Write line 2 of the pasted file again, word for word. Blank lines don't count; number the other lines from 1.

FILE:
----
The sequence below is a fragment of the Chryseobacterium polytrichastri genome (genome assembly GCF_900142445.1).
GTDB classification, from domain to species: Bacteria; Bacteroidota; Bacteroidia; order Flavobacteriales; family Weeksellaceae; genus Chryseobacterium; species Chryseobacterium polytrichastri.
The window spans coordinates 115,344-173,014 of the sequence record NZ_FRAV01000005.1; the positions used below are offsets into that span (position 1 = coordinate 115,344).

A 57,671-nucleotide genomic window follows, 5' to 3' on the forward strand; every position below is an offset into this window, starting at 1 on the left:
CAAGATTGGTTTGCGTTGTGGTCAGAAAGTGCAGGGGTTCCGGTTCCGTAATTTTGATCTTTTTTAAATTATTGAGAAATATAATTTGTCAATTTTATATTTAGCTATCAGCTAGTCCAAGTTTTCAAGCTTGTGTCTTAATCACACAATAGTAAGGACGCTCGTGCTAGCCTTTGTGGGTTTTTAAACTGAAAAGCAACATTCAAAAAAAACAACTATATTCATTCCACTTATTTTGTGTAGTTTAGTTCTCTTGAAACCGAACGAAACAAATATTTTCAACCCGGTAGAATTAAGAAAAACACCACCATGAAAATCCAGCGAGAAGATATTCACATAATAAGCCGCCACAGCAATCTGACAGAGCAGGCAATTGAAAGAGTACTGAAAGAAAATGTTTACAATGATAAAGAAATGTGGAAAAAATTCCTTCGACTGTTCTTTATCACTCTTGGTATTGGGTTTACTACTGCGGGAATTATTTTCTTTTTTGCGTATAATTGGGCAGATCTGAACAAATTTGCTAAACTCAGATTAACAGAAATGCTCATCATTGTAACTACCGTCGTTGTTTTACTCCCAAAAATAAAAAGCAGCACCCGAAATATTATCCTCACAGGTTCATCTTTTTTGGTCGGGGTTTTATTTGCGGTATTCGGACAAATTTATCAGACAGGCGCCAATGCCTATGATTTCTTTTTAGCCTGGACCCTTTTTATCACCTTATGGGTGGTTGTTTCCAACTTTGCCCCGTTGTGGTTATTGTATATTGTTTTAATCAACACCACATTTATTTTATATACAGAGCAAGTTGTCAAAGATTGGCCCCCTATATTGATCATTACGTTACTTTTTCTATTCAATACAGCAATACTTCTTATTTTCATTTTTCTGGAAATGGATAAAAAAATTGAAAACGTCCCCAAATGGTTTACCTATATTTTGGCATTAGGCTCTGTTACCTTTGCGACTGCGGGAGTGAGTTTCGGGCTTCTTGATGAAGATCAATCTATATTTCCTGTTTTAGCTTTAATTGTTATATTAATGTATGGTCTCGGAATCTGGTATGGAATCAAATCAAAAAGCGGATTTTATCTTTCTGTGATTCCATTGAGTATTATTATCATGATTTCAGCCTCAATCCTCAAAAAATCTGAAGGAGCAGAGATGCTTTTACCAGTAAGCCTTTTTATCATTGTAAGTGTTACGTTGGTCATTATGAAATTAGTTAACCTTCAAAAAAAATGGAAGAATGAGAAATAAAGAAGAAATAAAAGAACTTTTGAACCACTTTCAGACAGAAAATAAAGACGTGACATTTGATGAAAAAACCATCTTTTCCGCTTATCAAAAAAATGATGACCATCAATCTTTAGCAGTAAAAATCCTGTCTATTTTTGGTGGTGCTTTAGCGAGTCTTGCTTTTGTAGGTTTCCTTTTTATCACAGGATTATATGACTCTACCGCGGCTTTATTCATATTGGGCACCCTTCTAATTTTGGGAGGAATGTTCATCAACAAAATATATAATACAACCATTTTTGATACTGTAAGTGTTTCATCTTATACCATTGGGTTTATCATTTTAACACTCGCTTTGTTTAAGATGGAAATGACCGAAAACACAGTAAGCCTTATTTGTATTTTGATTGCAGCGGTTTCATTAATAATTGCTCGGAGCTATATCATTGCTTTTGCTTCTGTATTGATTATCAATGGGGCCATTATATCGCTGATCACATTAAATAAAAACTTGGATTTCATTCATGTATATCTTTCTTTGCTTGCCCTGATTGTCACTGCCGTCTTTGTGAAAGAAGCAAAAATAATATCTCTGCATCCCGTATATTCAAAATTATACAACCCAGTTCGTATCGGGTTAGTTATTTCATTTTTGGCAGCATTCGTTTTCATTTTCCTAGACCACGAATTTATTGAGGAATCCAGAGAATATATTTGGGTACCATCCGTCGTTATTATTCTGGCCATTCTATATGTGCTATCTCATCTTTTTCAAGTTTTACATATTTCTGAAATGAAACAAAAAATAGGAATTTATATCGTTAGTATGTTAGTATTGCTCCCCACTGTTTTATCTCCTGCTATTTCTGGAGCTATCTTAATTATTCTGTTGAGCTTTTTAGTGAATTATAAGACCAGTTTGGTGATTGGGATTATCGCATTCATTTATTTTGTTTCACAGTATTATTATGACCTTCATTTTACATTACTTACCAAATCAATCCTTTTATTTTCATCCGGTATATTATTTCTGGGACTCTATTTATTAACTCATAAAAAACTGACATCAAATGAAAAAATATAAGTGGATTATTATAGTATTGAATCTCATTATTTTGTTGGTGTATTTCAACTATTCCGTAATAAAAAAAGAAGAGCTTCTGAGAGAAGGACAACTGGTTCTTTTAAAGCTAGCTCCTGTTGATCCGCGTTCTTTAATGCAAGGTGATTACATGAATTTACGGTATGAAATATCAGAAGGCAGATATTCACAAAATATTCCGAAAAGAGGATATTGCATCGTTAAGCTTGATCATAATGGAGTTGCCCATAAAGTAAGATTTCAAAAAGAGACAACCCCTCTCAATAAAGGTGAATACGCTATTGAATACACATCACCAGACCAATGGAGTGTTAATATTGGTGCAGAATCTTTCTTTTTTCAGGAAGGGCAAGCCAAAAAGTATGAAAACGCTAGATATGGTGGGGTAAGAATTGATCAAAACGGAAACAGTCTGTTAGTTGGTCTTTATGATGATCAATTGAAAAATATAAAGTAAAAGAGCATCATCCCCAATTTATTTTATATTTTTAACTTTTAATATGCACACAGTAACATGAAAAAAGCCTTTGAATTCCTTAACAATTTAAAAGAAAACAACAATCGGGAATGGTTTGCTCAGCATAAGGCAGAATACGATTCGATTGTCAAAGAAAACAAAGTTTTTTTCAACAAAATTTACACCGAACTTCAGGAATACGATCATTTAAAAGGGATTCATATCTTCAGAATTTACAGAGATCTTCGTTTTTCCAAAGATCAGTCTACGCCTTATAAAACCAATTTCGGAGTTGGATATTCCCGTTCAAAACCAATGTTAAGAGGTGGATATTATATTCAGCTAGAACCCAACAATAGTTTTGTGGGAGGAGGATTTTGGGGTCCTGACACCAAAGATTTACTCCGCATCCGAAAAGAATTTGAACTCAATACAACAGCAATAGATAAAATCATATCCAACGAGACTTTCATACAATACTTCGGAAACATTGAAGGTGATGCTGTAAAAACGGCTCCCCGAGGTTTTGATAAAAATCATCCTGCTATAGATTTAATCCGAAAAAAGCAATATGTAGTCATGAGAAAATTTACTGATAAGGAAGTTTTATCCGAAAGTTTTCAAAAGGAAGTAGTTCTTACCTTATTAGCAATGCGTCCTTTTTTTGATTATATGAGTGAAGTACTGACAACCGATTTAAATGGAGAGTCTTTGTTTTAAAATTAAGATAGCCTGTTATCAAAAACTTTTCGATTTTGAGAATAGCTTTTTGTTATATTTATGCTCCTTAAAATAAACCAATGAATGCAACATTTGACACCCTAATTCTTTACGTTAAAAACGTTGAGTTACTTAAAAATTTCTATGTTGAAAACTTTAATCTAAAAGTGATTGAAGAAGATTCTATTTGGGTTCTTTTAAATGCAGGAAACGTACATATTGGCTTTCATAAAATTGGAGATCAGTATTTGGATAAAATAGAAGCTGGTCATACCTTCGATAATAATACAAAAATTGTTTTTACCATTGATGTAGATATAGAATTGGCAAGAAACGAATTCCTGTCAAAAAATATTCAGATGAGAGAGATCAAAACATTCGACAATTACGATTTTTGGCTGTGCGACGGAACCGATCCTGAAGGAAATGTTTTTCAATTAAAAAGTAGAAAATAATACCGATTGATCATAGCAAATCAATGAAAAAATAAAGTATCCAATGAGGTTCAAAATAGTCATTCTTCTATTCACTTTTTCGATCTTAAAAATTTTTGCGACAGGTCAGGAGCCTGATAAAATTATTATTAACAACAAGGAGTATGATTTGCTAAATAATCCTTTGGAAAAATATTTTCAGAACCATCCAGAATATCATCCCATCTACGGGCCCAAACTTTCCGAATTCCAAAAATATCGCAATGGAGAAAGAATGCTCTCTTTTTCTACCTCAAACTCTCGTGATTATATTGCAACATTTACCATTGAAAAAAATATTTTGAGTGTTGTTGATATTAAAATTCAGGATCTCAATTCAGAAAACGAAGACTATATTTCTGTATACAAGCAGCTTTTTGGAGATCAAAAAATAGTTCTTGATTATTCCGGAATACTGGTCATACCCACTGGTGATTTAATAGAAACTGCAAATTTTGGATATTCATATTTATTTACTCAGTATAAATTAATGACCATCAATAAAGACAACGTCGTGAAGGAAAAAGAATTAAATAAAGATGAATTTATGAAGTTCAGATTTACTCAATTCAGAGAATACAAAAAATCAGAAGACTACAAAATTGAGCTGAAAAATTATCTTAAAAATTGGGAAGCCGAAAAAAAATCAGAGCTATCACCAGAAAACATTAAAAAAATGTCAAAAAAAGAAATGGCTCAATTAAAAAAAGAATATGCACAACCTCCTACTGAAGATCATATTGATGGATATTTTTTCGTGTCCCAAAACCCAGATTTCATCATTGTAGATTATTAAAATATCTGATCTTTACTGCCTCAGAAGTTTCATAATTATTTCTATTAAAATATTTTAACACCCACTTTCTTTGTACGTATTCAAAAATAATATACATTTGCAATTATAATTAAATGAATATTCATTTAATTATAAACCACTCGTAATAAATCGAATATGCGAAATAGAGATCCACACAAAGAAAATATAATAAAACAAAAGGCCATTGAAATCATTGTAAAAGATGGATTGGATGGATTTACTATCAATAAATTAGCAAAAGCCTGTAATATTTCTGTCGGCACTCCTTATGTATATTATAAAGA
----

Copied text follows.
GTDB classification, from domain to species: Bacteria; Bacteroidota; Bacteroidia; order Flavobacteriales; family Weeksellaceae; genus Chryseobacterium; species Chryseobacterium polytrichastri.